Editor's Note: Dark Avengers #14 arrives in stores tomorrow, February 17.
Dark Avengers #14 is one of the series' best issues yet, mixing a large-scale superhero story involving the Sentry and the Void with some smaller, subtler moments that explore the mindset of Norman Osborn as he attempts to maintain control of his super-team.
Whilst I wasn't particularly impressed with Brian Michael Bendis's attempts to expand on the history of the Sentry in the previous issue, those elements of the story are far less prominent here. Instead, the character is used in a more straightforward manner, with the increasingly dominant personality of the Void providing a genuinely compelling threat for Osborn and his Dark Avengers to deal with.
It's a satisfying payoff for the scenes in earlier issues that saw Osborn attempt to psychologically manipulate the Sentry into line, particularly since I get the feeling that Bendis is setting the character up to be the part of Norman's plan that backfires on him at the last moment in the Siege miniseries (which takes place after the events of this issue). In the meantime, however, we're given a chance to see the Dark Avengers actually doing something heroic for once, and in a storyline that makes far more logical sense than their recent adventures with Morgan Le Fey and the Molecule Man.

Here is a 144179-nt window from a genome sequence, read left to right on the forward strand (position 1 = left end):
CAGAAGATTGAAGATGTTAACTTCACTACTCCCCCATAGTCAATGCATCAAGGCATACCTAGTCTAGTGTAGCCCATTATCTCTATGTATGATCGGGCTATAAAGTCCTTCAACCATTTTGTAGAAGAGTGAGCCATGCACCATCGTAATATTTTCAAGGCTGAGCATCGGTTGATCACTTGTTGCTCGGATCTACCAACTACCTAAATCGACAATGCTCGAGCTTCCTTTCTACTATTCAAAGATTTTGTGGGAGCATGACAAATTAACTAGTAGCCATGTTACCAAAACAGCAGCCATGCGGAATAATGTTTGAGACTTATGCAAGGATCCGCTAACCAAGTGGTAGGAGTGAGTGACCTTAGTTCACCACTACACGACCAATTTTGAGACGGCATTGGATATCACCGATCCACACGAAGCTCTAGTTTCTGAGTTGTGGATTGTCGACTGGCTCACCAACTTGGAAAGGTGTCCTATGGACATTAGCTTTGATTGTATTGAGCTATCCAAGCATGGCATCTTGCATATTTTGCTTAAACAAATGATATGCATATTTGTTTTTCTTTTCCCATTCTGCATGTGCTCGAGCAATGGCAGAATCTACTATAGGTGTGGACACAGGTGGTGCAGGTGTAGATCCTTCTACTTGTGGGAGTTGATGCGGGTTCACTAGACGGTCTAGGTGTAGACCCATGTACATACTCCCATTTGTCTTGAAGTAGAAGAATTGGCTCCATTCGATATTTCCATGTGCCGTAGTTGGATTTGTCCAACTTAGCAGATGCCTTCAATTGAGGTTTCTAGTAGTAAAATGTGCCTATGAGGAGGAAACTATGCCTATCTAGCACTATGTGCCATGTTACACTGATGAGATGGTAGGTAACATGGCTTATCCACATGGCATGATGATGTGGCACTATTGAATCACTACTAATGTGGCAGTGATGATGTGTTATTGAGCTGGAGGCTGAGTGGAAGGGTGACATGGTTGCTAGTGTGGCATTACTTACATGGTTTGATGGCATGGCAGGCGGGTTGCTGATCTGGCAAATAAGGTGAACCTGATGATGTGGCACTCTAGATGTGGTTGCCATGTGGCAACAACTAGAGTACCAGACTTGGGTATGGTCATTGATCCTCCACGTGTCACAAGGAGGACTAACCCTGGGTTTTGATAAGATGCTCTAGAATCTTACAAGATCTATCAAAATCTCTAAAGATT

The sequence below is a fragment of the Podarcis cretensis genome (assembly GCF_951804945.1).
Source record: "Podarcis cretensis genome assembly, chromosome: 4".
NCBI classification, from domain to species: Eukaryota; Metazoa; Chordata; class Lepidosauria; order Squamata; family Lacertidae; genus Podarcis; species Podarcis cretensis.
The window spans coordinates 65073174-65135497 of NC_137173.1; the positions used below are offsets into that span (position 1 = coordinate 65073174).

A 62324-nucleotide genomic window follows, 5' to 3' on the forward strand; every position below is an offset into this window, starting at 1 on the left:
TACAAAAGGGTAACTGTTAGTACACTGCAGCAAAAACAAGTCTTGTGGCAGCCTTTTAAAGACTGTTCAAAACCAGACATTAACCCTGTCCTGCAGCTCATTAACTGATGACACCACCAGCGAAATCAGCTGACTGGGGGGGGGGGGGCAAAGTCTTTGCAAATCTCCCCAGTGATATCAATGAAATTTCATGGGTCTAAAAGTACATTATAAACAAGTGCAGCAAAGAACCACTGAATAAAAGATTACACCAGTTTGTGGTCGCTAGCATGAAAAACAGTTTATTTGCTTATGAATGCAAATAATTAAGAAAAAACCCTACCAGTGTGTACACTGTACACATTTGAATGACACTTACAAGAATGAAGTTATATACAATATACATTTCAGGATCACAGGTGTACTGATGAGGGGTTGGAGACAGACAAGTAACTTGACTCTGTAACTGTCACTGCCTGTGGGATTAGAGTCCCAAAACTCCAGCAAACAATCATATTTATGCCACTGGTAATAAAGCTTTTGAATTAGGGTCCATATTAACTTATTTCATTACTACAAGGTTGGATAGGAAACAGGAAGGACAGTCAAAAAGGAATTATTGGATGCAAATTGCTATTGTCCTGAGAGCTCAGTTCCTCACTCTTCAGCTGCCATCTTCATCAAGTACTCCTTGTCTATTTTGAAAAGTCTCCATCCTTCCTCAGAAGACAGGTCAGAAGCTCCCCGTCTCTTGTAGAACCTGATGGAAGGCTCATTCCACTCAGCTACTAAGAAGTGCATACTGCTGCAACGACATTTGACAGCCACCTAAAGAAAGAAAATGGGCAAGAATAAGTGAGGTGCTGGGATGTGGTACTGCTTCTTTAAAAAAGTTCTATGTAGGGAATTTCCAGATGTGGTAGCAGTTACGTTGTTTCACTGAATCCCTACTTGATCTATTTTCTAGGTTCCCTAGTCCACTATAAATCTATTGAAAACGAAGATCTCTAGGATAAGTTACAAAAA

Elsewhere, there are some enjoyable smaller character moments. I enjoyed the characterisation of Miss Hand in the opening exchange between her and Osborn, as she seems to be becoming a far better defined and stronger character than she was in the early issues of Dark Avengers. I also liked the way that Bendis shows Moonstone using her sexual antics as part of power games with Osborn: it's rare to see sex used in a mature, adult way in a Bendis-penned book, but the writer pulls it off well here, with the scenes involving the character's seduction of Bullseye never feeling gratuitous or puerile.
Mike Deodato provides excellent artwork throughout, with plenty of skewed, unusual layouts that effectively convey the twisted nature of the book (particularly when it comes to the Sentry and the Void). Shadows and silhouettes are also employed liberally, making the darkness of the book's title literal as well as figurative, and capturing the tone of Bendis's script in a visually interesting manner as a result. Thanks to Deodato's art, there's just as much atmosphere in the smaller, character-based scenes as there is in the more explosive, action-packed sequences, and that helps to prevent even the more dialogue-heavy scenes from feeling sluggish or uninteresting compared to the more dynamic sections of the book.
This story might not be quite as direct a Siege tie-in as is boasted by the cover (although I suspect that it may set up some significant character developments for the Sentry as that miniseries draws to a close), but it's no less enjoyable a story for that. This is one of the better issues of Dark Avengers that I've read, and one that demonstrates the book's potential far more effectively than the more traditional superhero stories that Bendis has been telling so far.
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